Women in History

Ask questions here about famous women in history and the history of women's rights.

5,598 Questions
Women in History

Any women in history or mythology named Zephaniah?

No, but there is a man known in the Old Testament and Jewish Tanakh.

"Zephaniah son of Cushi son of Gedaliah son of Amariah son of Hezekiah, in the days of King Josiah son of Amon of Judah

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US Supreme Court
Women in History
Sandra Day O'Connor

Does Sandra Day O'Connor have grandchildren?

yes she has atleast two with the names keely and Adam

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Famous People
French Revolution
Women in History
Marie Antoinette

What was Marie Antoinette accused of?

In modern terms it can be said that they threw the book at her. She was charged with conspiracy to murder the Duke of Orleans, sending million to Austria, organizing and participating in orgies at Versailles, incest, declaring her son to be the King of France and the murder of the Swiss Guards, The trial was a travesty of justice and what would be called today a Kangaroo Court. She was found guilty of treason.

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Knights
Women in History

Famous women knights?

Joan of Arc ( by far the best known), Isabel De Montfort- a crossbow sniper of about the same period, There was a female knight who was a companion of Charlemagne and in fact sadly died in the field in ad. 778 a name like Bradenton or someting like that. This was a pre-Joan girl knight. Queen Isabella I of Spain certainly qualified and she had custom made armor worn in the field with a small crown over the cloche or helmet lining. I can:"t think of the precise name of the Charlemagne period Girl Knight except something vaguely like Bradenton or Bradey-something. She died in the field and my guess somewhere there is a monument to her courageous deeds. moving further afield there are rumors of Amazon Girl Knights in Northern Italy in the latter l400"s and these Gals were tall. Good luck. some day- as like their male counterparts if they died int he field- were buried in their armor- some Girl Knight will surface- and let us hope the museums, etc handle this the right way.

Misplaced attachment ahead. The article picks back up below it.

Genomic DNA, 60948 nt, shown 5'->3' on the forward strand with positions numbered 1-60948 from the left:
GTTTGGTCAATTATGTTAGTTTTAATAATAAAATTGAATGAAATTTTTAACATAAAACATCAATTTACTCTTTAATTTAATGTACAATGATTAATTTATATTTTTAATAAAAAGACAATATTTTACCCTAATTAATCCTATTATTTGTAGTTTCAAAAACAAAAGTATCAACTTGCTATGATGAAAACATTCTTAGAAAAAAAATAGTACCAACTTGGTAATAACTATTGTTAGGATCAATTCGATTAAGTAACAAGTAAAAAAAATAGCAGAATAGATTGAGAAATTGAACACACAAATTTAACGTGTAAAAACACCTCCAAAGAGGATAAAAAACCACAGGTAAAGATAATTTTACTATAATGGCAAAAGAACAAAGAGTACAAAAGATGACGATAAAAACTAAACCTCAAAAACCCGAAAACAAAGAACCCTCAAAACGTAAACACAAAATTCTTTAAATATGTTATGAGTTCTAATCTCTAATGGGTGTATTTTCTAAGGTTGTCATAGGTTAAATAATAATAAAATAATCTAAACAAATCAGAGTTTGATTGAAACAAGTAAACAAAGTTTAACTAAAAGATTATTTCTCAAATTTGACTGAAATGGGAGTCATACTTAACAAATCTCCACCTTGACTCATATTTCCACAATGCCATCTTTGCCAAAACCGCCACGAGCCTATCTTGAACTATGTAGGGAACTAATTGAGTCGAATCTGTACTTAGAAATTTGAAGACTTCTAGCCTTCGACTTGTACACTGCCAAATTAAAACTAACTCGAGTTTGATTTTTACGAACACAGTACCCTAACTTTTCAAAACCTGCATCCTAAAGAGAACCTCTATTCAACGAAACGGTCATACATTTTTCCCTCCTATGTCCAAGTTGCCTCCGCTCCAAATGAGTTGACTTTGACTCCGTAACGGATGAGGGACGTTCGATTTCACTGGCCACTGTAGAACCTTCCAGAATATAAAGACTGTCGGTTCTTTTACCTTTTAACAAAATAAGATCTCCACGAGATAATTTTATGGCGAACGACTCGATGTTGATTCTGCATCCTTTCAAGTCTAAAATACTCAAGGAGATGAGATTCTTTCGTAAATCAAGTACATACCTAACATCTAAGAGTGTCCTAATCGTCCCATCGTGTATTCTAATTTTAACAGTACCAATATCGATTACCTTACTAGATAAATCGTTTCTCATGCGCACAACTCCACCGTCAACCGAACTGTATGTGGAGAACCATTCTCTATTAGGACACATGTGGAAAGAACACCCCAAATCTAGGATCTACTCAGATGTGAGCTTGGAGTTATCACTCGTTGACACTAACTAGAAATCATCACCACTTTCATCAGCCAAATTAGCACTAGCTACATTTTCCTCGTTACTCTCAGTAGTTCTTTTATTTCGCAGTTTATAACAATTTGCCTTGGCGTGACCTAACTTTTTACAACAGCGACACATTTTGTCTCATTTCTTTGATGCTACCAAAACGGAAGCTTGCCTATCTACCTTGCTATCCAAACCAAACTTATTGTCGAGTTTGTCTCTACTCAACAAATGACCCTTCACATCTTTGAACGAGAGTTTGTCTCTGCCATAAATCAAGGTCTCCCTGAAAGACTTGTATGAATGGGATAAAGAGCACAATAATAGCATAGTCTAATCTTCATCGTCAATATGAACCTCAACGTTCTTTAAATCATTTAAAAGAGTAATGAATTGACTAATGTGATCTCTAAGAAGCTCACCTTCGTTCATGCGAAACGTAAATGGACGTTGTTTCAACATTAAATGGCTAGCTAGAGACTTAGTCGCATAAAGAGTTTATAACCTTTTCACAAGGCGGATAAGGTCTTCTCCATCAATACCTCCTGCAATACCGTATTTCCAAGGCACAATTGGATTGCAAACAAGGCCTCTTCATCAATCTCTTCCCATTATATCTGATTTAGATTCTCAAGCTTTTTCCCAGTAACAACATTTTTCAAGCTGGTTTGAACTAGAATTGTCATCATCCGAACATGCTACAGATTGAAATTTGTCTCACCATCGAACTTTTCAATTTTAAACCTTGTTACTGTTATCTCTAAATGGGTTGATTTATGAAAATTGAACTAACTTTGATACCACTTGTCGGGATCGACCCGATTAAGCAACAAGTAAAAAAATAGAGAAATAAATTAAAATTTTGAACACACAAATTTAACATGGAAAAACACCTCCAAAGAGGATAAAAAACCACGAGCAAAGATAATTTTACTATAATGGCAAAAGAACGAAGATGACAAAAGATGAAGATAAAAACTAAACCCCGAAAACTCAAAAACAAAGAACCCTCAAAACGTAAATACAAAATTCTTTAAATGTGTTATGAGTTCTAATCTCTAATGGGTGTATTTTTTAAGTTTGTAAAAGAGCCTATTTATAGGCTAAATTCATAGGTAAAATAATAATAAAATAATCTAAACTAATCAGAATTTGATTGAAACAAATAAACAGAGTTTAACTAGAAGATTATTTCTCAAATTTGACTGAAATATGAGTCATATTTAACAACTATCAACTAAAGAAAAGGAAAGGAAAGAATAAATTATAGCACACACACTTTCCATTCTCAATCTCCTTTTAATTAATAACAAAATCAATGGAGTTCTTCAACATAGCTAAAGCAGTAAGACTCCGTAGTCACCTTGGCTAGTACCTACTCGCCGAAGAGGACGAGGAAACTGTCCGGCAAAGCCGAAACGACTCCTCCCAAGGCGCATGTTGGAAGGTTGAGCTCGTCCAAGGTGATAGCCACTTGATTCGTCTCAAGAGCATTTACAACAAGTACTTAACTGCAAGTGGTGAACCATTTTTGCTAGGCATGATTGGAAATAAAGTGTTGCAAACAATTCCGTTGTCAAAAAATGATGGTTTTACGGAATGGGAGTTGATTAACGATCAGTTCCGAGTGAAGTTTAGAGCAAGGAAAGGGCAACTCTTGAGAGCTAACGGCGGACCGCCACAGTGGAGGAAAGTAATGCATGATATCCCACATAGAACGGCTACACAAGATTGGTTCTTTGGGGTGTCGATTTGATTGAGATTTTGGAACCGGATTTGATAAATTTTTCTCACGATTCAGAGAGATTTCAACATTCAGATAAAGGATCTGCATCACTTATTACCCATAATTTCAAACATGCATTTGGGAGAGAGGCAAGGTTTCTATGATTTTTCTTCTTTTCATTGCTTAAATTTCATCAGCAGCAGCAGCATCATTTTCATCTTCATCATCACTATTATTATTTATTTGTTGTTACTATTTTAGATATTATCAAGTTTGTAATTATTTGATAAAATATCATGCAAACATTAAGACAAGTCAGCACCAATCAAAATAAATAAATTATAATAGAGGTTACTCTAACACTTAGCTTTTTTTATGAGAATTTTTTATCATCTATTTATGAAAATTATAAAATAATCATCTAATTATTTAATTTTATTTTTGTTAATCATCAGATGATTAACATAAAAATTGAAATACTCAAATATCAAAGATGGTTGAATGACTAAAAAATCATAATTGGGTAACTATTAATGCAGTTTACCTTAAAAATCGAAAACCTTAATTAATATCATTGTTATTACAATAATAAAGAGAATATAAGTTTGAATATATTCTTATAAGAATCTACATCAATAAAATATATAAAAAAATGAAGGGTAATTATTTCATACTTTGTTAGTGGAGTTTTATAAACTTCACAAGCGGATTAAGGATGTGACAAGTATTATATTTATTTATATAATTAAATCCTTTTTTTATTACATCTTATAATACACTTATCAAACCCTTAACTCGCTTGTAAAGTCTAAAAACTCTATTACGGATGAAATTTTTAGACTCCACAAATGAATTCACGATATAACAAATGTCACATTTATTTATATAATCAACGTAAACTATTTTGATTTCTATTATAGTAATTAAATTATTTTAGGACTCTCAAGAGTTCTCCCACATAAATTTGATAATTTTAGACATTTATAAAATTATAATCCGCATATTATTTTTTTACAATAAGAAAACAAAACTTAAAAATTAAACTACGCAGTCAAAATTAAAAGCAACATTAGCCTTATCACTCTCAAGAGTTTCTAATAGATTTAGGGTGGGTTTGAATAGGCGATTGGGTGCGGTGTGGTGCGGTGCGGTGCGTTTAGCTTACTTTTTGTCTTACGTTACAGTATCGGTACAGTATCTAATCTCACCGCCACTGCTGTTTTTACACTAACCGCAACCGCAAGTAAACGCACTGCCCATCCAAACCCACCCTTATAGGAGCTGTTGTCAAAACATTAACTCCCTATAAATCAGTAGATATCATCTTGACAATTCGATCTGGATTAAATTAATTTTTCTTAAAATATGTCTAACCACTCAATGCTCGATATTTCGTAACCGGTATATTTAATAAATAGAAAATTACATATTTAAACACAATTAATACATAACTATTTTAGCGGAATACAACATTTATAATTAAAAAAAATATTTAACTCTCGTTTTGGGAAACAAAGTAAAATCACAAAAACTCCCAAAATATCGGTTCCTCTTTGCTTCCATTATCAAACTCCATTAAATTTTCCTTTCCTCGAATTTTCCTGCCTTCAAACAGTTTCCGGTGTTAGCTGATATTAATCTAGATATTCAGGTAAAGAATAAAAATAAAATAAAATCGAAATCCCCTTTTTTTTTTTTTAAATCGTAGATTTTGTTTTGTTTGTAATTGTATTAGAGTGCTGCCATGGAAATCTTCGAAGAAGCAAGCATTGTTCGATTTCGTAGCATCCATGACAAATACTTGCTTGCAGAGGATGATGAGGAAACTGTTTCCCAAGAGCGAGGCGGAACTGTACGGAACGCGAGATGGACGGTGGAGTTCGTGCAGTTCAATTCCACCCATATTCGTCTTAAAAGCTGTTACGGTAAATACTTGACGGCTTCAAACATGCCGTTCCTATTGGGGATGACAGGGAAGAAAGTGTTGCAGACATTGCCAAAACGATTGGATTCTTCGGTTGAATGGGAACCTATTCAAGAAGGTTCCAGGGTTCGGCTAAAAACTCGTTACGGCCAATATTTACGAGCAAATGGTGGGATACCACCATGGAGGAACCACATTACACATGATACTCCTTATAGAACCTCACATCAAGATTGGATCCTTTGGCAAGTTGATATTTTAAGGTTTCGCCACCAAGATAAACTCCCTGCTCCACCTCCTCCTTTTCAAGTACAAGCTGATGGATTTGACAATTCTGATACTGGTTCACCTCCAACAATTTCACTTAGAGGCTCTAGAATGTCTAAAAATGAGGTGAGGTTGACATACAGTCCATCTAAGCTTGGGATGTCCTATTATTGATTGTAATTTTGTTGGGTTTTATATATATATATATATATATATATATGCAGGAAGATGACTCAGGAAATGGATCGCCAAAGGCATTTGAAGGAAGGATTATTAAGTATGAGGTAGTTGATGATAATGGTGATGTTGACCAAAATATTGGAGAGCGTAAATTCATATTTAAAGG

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The girl knight refered to above might have been Fastrada, who fought as a Saxon warrior against Charlemagne and later became Charlemagne's third (or possibly fourth) wife. It seems there were, however, a large number of Saxon women who were warriors, and so maybe it was a different person.

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History of the Middle East
History of India
Women in History

How old was the queen of jhansi when she died?

Despite her having been one of the leaders of the resistance, she was only 22 when she died.

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Women in History
Women's Suffrage

Why did men exercise absolute tyranny over women?

You should try reading The Seneca Falls Declaration. It gives a really good portrayal of how men abused and subjugated women in the past (and sometimes the present as well for all you angry trollers).

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History of the United States
Architecture
Women in History

Who was the first successful woman architect?